Franklin wasn't much of a Deist. He was a Theist. And he was more likely to present his theological arguments under the auspices of "Christianity" not "Deism." Though, again, his unitarian creed rejected almost all of the tenets of orthodox Christianity. I'm not sure if I agree that "Deism" was big among common folk. To the contrary I'd say orthodox Christianity was probably more common among the masses than was Deism. However, given the phenomenon of "nominal Christianity" and how close that can be to "Deism" I really don't claim to know the true religious convictions of the majority of the populace during the Founding Era. I've seen one study that shows the vast majority were un-churched, that only 17% were regular church goers.

Pinky said...

The Colonialists began more than two hundred years before the Declaration of Independence that legally put the Crown on notice that they had separated to establish their own government.

During those two plus centuries, the colonies had been governing themselves without any economic assistance from the monarchy.
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They were a very religious people--Puritans and variations thereof. For the most part, church attendance had been obligatory. At least that's the way it appears to me so far in my learning.

The beginnings of Deism very definitely were a spin off from enlightened thinking. And, Benj. Franlin was a Deist.
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Here's a Wikipedia link that will help people understand Franklin. I don't think it is as accurate as it might be; but, it's a good easy start. Anyone interested can go on from there.

Check it out.

Pinky said...

Whoops, I forgot to include the link: Here are two links:

http://www.encyclopedia.com/doc/1G1-114090213.html

http://en.wikipedia.org/wiki/Benjamin_Franklin

Pinky said...

Brad Hart wrote, "Deism, in its pure form, meant a belief in a supreme creator, who upon the completion of his creation turned a blind eye to the affairs of mankind."
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Wrong!

That is the absentee clockmaker idea.

Deists believed that God was very interested in the affairs of humanity and that he took a hand in things--maybe not everything; but, nevertheless, the God in Deism is active in earthly affairs.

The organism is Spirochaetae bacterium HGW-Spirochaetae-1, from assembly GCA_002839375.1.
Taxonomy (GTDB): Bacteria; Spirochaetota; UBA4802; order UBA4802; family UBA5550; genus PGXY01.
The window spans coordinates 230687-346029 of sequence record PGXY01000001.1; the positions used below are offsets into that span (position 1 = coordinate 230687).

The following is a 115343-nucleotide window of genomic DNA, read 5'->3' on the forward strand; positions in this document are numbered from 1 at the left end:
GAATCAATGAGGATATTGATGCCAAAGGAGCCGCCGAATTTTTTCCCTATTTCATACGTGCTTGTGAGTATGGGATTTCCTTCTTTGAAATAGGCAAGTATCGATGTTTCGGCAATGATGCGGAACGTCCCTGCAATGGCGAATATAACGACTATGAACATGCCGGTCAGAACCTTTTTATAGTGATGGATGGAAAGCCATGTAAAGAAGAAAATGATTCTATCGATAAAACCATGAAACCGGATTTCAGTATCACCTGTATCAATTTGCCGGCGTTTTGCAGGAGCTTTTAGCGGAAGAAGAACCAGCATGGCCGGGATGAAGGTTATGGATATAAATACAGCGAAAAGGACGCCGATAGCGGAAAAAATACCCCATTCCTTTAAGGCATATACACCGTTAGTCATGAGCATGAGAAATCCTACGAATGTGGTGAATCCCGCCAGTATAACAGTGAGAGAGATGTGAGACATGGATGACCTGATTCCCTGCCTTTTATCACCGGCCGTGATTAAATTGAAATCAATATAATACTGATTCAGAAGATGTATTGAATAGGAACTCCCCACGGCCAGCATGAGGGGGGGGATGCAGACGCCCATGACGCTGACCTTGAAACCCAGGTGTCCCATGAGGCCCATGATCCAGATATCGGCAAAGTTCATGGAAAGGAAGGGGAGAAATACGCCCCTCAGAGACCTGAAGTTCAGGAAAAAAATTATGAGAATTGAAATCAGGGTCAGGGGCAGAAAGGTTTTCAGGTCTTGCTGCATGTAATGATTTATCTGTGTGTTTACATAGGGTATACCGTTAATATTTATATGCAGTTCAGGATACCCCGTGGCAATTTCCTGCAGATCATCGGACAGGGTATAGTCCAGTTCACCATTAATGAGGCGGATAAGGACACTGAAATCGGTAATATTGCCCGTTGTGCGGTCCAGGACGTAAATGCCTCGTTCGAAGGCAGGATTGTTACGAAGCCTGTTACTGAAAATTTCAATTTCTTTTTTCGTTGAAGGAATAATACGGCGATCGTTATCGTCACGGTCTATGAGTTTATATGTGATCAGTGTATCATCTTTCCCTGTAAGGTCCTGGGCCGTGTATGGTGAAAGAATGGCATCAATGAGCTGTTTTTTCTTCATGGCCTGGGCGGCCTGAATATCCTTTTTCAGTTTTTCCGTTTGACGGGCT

Here is my reference where you will find Deism in a Nutshell.
http://www.positivedeism.com/deisminanutshell.html

Where is your reference?

Pinky said...

If we're going to make claims, we should be responsible to give the reference. Just claiming something does not give it any weight.

I'm sure everyone agrees.
:<)

Brian Tubbs said...

Lindsey, what's wrong with "Christianity 101, according to Brian Tubbs"? :-)

Brian Tubbs said...

Pink, when I say the evidence for Jesus is "staggering," I am referring to his existence as a first century figure in Judeo-Palestine. I'm saying that the evidence is "staggering" that there was a historical Jesus.

Quite honestly, I don't see how you can dispute that. How many historians do you know of that question the existence of Jesus?

Brad Hart said...

Pinky:

Where in the world are you getting your definition for Deism? You are completely missing the mark. It's like you jumped off the boat and missed the ocean.

And Wikipedia...come on...that's not a good source.

Brad Hart said...

Oh...and my sources are all RESPECTED historians. Steven Waldman, Gordon Wood, Joyce Appleby, Sydney Ahlstrom. I will look them up this evening so that you have the exact ones. No Wikipedia crap here!

Anonymous said...

The suggestion that the evidence of Jesus' existance is "staggering" is quite bizarre.

Consider that his acts supposedly included numerous publicly performed miracles, from reviving the dead, to feeding the multitudes, to overthrowing the financial hierarchy, and then as a capper, re-appearing three days after death and then vanishing into thin air.